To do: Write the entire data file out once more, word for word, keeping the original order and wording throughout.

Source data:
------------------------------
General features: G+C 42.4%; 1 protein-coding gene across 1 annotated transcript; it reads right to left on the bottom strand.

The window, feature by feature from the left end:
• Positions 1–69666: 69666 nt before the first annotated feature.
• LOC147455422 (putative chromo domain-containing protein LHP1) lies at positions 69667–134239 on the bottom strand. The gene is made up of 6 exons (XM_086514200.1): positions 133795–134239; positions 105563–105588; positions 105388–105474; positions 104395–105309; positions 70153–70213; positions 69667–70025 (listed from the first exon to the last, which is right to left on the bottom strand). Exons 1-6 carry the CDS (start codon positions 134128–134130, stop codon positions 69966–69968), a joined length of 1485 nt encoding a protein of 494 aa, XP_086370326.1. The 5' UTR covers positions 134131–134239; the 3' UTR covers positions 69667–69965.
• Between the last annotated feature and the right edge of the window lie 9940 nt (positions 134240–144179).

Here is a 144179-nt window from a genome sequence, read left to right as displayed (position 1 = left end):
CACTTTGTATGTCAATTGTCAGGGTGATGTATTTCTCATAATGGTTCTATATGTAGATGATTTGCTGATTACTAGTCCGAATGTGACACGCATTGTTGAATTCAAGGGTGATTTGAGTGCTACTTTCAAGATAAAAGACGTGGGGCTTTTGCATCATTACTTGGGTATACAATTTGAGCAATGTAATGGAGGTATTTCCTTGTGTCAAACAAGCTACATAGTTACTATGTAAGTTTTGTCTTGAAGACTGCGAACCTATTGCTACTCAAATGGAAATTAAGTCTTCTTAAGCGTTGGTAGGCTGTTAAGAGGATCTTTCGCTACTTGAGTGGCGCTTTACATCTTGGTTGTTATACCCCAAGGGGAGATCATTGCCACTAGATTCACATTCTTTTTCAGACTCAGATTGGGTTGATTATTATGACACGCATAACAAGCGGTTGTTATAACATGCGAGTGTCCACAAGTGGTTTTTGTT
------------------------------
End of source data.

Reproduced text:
General features: G+C 42.4%; 1 protein-coding gene across 1 annotated transcript; it reads right to left on the bottom strand.

The window, feature by feature from the left end:
• Positions 1–69666: 69666 nt before the first annotated feature.
• LOC147455422 (putative chromo domain-containing protein LHP1) lies at positions 69667–134239 on the bottom strand. The gene is made up of 6 exons (XM_086514200.1): positions 133795–134239; positions 105563–105588; positions 105388–105474; positions 104395–105309; positions 70153–70213; positions 69667–70025 (listed from the first exon to the last, which is right to left on the bottom strand). Exons 1-6 carry the CDS (start codon positions 134128–134130, stop codon positions 69966–69968), a joined length of 1485 nt encoding a protein of 494 aa, XP_086370326.1. The 5' UTR covers positions 134131–134239; the 3' UTR covers positions 69667–69965.
• Between the last annotated feature and the right edge of the window lie 9940 nt (positions 134240–144179).

Here is a 144179-nt window from a genome sequence, read left to right as displayed (position 1 = left end):
CACTTTGTATGTCAATTGTCAGGGTGATGTATTTCTCATAATGGTTCTATATGTAGATGATTTGCTGATTACTAGTCCGAATGTGACACGCATTGTTGAATTCAAGGGTGATTTGAGTGCTACTTTCAAGATAAAAGACGTGGGGCTTTTGCATCATTACTTGGGTATACAATTTGAGCAATGTAATGGAGGTATTTCCTTGTGTCAAACAAGCTACATAGTTACTATGTAAGTTTTGTCTTGAAGACTGCGAACCTATTGCTACTCAAATGGAAATTAAGTCTTCTTAAGCGTTGGTAGGCTGTTAAGAGGATCTTTCGCTACTTGAGTGGCGCTTTACATCTTGGTTGTTATACCCCAAGGGGAGATCATTGCCACTAGATTCACATTCTTTTTCAGACTCAGATTGGGTTGATTATTATGACACGCATAACAAGCGGTTGTTATAACATGCGAGTGTCCACAAGTGGTTTTTGTT